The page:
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From the Publisher"Defeating Authoritarian Leaders in Postcommunist Countries is magisterial in its scope and ambition. This is a rich study that provides a fascinating account of the electoral dynamics in authoritarian and semi-authoritarian regimes, and attends to the complexities of these events. It is an important contribution to the literature on regime durability and collapse."
- Anna Grzymala-Busse, University of Michigan
"Defeating Authoritarian Leaders makes two major contributions to the study of democratization. First, it fills a hole in the literature on international diffusion by identifying clear mechanisms through which diffusion takes place. It also shows how key actors-including authoritarian governments, opposition groups, transnational activist networks, and U.S. government agencies-mediate the diffusion process, facilitating it in some cases and inhibiting it in others. Second, the book provides the most sophisticated theorization to date of the emerging 'electoral model' of regime change. Taking us beyond current debates over whether elections reinforce or undermine authoritarian rule, Bunce and Wolchik draw on a wealth of empirical evidence to show when and how opposition activists can take advantage of electoral processes to defeat authoritarian incumbents. This book will be important reading for both scholars of comparative politics and those interested in promoting democracy in the real world."
- Steven Levitsky, Harvard University
"This is a fascinating book by prominent scholars on an important topic. Among other striking achievements, Defeating Authoritarian Leaders in Postcommunist Countries sets a new standard in research on the diffusion of democracy. Much recent literature on democratization has suggested diffusion effects, but few previous scholars had undertaken the challenging on-the-ground research to show that diffusion was taking place and to disentangle the mechanisms behind it."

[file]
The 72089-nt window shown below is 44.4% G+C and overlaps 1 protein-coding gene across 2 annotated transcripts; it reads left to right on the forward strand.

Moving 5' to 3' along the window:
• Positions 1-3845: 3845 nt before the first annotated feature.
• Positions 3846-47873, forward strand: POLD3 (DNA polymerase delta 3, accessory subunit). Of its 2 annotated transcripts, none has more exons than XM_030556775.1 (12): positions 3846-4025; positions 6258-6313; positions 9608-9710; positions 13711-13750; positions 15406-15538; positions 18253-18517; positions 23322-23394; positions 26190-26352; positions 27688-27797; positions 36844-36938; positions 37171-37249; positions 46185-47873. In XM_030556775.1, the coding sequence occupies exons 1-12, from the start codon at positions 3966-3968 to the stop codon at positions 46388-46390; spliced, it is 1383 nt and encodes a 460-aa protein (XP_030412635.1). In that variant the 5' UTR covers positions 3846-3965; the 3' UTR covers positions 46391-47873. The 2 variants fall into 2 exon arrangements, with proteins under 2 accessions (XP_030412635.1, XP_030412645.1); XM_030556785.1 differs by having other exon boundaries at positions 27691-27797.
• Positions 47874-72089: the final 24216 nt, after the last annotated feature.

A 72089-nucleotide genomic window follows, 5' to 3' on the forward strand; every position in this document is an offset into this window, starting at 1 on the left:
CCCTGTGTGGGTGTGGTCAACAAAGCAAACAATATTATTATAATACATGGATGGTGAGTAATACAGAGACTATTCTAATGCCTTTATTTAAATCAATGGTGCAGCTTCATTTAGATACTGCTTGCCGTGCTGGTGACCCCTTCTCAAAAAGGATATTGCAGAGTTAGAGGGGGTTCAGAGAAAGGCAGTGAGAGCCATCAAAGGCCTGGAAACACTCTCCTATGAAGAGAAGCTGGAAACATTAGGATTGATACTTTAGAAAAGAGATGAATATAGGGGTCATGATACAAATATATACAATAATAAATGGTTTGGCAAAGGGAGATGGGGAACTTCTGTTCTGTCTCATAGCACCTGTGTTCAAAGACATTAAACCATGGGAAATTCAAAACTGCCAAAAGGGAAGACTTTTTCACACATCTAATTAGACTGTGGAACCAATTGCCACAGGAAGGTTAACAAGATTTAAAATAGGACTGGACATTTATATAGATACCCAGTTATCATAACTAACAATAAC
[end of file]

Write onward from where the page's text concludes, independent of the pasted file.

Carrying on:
- Scott Mainwaring, University of Notre Dame
"Defeating Authoritarian Leaders in Postcommunist Countries is a major contribution to debates on regime transition. Bunce and Wolchik make the paradigmatic case that opposition creativity, innovation, and ambition are central to successful democratization. The book also offers a refreshing take on democratic diffusion. Contra the 'high altitude' approach taken by so many studies, this book, based on primary research in at least 11 countries, shows us exactly how diffusion takes place and the array of domestic and external actors who play a critical role in its success or failure. This book will be of enormous interest to scholars of democratization and essential reading for those concerned with strengthening democratic institutions in the world today."
- Lucan A. Way, University of Toronto